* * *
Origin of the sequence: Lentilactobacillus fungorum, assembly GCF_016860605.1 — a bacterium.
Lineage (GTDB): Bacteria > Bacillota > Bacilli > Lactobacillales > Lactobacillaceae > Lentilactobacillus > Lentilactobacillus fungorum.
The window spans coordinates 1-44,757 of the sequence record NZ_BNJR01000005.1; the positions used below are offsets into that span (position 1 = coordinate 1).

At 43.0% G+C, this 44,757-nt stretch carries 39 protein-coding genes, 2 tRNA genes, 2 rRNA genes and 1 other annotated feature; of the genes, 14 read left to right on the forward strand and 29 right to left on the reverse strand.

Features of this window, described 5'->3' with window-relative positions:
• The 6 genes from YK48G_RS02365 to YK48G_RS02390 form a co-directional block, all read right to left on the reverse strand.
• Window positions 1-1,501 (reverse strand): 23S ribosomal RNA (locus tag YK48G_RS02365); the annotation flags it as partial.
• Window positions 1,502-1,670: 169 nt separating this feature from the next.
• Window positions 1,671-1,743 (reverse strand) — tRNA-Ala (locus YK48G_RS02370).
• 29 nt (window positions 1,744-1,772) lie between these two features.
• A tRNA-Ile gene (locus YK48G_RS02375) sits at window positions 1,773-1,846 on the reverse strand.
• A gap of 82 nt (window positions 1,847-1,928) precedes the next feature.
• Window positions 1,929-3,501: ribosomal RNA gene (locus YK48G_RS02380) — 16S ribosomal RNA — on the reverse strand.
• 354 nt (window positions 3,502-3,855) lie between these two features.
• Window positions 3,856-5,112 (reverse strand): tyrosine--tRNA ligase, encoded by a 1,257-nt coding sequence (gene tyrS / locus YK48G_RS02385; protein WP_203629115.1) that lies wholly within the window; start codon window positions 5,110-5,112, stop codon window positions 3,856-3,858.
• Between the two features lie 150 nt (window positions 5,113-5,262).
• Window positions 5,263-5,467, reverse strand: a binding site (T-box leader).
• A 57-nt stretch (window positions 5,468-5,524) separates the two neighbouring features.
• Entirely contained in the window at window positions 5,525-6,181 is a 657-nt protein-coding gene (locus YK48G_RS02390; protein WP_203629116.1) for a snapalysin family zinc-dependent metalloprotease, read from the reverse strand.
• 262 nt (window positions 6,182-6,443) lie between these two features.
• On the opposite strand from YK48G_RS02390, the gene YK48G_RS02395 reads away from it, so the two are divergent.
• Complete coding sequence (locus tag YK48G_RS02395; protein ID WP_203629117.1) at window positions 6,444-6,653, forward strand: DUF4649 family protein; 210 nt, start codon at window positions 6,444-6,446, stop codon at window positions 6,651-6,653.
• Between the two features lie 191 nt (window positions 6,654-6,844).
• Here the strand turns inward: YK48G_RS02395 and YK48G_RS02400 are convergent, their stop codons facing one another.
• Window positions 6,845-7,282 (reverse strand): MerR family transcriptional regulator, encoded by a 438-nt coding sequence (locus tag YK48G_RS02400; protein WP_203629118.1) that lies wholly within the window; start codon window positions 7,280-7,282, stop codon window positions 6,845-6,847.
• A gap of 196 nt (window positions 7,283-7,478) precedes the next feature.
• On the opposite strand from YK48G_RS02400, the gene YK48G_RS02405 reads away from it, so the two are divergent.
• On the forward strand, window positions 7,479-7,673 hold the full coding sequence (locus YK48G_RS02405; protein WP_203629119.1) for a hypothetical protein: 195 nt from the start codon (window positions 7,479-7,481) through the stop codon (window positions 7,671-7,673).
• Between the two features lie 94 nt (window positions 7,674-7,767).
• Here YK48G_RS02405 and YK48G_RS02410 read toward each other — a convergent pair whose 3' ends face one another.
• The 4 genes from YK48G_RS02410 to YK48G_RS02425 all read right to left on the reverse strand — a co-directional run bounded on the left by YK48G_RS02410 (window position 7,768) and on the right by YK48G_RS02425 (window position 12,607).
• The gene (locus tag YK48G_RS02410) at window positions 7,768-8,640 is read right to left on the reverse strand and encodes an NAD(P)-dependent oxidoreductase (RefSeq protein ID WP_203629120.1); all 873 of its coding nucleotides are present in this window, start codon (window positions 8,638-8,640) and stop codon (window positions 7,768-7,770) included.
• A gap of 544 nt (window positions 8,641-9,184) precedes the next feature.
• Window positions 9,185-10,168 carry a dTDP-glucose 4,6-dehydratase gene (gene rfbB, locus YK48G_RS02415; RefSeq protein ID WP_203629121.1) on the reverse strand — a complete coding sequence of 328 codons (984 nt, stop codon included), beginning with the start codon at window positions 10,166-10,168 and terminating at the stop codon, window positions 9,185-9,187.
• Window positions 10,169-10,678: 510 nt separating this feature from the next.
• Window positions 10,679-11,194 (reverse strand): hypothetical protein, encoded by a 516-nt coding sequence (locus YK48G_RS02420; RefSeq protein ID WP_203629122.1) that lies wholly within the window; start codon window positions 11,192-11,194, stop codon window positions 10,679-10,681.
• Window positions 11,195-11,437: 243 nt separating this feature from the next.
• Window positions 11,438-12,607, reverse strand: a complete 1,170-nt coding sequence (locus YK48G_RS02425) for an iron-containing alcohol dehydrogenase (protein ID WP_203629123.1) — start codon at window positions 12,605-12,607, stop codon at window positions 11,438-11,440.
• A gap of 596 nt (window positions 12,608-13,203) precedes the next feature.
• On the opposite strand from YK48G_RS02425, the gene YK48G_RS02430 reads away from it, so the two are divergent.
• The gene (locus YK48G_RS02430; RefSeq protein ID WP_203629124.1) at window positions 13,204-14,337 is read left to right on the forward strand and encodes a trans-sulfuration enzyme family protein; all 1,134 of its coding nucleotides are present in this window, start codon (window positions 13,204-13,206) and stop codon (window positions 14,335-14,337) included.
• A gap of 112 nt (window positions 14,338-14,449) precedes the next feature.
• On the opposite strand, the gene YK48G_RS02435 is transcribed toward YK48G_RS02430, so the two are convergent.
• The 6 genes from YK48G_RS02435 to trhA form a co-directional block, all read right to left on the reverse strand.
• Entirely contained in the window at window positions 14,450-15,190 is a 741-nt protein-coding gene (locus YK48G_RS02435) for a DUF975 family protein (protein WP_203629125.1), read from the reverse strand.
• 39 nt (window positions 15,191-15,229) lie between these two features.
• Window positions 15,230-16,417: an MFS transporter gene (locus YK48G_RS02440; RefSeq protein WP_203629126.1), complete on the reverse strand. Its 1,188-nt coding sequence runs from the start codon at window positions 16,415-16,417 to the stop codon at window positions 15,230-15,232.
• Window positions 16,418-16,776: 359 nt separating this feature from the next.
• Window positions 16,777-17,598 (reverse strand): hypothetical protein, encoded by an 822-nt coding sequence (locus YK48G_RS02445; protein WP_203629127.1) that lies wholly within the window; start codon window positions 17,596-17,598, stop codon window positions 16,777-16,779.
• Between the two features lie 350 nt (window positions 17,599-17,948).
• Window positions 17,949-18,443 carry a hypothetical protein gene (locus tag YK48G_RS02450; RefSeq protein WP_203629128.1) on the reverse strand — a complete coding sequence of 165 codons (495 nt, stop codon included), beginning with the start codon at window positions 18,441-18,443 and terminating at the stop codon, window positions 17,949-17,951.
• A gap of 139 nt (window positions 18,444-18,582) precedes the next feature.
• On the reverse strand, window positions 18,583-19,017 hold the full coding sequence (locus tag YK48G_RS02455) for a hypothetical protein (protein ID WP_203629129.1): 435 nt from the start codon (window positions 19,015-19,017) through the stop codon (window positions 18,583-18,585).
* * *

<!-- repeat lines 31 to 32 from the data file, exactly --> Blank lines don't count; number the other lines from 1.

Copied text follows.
• The 4 genes from YK48G_RS02410 to YK48G_RS02425 all read right to left on the reverse strand — a co-directional run bounded on the left by YK48G_RS02410 (window position 7,768) and on the right by YK48G_RS02425 (window position 12,607).
• The gene (locus tag YK48G_RS02410) at window positions 7,768-8,640 is read right to left on the reverse strand and encodes an NAD(P)-dependent oxidoreductase (RefSeq protein ID WP_203629120.1); all 873 of its coding nucleotides are present in this window, start codon (window positions 8,638-8,640) and stop codon (window positions 7,768-7,770) included.